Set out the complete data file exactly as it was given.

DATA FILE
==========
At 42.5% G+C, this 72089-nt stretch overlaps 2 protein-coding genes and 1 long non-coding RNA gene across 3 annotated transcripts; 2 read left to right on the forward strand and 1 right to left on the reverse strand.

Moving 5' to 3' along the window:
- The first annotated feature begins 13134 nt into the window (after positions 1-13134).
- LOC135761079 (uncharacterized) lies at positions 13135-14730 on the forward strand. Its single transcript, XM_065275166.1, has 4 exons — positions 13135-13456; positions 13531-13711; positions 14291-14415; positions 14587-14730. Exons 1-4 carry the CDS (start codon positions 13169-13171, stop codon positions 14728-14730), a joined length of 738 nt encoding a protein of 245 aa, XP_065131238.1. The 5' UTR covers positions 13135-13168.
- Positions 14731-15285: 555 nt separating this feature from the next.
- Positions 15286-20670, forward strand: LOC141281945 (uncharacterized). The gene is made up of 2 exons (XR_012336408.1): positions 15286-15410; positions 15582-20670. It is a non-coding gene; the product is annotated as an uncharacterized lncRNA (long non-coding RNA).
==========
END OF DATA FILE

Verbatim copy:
At 42.5% G+C, this 72089-nt stretch overlaps 2 protein-coding genes and 1 long non-coding RNA gene across 3 annotated transcripts; 2 read left to right on the forward strand and 1 right to left on the reverse strand.

Moving 5' to 3' along the window:
- The first annotated feature begins 13134 nt into the window (after positions 1-13134).
- LOC135761079 (uncharacterized) lies at positions 13135-14730 on the forward strand. Its single transcript, XM_065275166.1, has 4 exons — positions 13135-13456; positions 13531-13711; positions 14291-14415; positions 14587-14730. Exons 1-4 carry the CDS (start codon positions 13169-13171, stop codon positions 14728-14730), a joined length of 738 nt encoding a protein of 245 aa, XP_065131238.1. The 5' UTR covers positions 13135-13168.
- Positions 14731-15285: 555 nt separating this feature from the next.
- Positions 15286-20670, forward strand: LOC141281945 (uncharacterized). The gene is made up of 2 exons (XR_012336408.1): positions 15286-15410; positions 15582-20670. It is a non-coding gene; the product is annotated as an uncharacterized lncRNA (long non-coding RNA).